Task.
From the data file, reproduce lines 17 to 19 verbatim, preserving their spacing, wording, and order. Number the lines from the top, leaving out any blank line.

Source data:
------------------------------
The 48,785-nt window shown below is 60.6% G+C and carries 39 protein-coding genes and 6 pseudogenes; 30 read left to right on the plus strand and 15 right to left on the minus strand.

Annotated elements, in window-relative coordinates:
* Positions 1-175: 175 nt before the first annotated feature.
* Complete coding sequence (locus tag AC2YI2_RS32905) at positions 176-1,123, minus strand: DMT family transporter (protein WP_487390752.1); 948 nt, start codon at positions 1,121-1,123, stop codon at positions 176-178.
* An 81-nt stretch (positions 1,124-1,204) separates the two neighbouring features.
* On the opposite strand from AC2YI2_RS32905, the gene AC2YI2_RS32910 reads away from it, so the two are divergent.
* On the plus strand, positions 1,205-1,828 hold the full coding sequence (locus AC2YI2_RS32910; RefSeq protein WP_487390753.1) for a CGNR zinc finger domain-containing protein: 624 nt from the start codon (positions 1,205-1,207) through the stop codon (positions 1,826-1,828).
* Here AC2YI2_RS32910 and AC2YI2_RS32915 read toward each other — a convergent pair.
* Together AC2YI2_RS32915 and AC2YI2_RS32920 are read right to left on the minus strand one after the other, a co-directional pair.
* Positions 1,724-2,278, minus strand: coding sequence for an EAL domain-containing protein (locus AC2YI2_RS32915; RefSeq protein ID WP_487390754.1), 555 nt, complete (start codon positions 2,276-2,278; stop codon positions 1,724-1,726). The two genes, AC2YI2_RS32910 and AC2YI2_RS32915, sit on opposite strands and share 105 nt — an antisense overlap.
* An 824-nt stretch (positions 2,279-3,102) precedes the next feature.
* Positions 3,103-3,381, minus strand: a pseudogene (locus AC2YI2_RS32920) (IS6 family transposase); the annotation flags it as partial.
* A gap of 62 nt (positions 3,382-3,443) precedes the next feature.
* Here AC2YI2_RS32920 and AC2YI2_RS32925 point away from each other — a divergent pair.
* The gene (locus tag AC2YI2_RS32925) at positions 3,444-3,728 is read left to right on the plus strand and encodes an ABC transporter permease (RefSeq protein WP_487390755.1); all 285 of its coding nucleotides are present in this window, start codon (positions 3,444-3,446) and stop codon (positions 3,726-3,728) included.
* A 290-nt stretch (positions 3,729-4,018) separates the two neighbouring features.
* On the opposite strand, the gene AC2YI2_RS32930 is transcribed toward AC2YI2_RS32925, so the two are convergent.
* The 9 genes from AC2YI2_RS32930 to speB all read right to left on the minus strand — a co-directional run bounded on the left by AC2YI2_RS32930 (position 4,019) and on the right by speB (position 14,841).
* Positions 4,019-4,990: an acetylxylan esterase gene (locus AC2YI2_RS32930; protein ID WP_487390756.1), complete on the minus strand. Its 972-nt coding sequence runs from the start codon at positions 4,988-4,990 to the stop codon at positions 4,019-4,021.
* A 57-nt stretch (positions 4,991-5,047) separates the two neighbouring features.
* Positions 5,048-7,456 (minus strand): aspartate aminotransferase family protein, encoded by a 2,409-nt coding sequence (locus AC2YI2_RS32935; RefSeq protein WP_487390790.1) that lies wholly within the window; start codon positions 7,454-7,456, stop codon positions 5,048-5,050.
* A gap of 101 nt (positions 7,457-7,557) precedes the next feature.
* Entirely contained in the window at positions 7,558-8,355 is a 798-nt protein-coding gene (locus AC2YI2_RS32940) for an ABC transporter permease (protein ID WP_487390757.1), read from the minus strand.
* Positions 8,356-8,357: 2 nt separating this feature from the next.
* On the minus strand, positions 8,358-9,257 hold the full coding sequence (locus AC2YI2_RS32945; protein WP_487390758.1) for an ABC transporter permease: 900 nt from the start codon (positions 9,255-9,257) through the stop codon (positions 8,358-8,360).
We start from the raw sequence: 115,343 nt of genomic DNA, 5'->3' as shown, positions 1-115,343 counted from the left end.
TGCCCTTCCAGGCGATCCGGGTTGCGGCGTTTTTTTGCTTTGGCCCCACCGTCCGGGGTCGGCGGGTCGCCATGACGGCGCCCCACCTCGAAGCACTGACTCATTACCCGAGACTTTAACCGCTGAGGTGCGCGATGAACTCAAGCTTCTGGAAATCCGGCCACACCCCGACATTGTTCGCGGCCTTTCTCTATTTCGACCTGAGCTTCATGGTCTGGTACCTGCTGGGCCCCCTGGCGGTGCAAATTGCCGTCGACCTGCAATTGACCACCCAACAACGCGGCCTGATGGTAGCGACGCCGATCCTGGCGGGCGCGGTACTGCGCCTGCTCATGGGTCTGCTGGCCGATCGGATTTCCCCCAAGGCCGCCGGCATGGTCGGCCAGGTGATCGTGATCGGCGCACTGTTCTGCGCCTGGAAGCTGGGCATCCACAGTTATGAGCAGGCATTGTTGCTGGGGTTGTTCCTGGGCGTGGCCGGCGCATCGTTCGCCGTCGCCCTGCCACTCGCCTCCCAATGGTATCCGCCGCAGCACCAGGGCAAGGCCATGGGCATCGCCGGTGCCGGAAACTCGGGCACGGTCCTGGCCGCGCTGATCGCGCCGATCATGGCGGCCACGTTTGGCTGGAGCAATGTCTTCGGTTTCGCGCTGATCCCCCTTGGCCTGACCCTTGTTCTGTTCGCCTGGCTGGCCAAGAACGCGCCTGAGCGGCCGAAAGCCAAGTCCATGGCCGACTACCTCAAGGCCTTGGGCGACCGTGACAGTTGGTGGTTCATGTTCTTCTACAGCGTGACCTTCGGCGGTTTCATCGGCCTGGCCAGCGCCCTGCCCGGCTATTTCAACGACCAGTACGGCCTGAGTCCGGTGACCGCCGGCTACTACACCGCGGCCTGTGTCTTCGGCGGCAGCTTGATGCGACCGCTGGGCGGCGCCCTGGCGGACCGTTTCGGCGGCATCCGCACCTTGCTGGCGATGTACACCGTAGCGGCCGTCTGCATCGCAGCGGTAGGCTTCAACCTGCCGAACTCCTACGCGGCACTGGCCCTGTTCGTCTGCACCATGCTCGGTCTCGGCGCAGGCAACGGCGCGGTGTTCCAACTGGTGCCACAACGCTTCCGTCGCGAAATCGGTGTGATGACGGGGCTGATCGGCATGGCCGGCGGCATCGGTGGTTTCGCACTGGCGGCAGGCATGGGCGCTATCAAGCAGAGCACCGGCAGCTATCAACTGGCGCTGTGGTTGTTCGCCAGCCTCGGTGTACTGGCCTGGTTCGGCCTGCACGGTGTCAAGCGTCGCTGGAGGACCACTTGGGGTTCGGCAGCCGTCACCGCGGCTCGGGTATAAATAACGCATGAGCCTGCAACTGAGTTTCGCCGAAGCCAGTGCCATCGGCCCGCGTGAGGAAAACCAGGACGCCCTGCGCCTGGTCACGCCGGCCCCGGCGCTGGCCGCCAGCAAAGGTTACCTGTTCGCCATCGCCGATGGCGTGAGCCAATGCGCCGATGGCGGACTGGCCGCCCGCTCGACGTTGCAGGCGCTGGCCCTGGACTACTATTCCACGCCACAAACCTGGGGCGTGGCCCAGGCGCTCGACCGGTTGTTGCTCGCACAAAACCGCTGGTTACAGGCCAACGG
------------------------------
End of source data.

* On the opposite strand, the gene AC2YI2_RS32930 is transcribed toward AC2YI2_RS32925, so the two are convergent.
* The 9 genes from AC2YI2_RS32930 to speB all read right to left on the minus strand — a co-directional run bounded on the left by AC2YI2_RS32930 (position 4,019) and on the right by speB (position 14,841).
* Positions 4,019-4,990: an acetylxylan esterase gene (locus AC2YI2_RS32930; protein ID WP_487390756.1), complete on the minus strand. Its 972-nt coding sequence runs from the start codon at positions 4,988-4,990 to the stop codon at positions 4,019-4,021.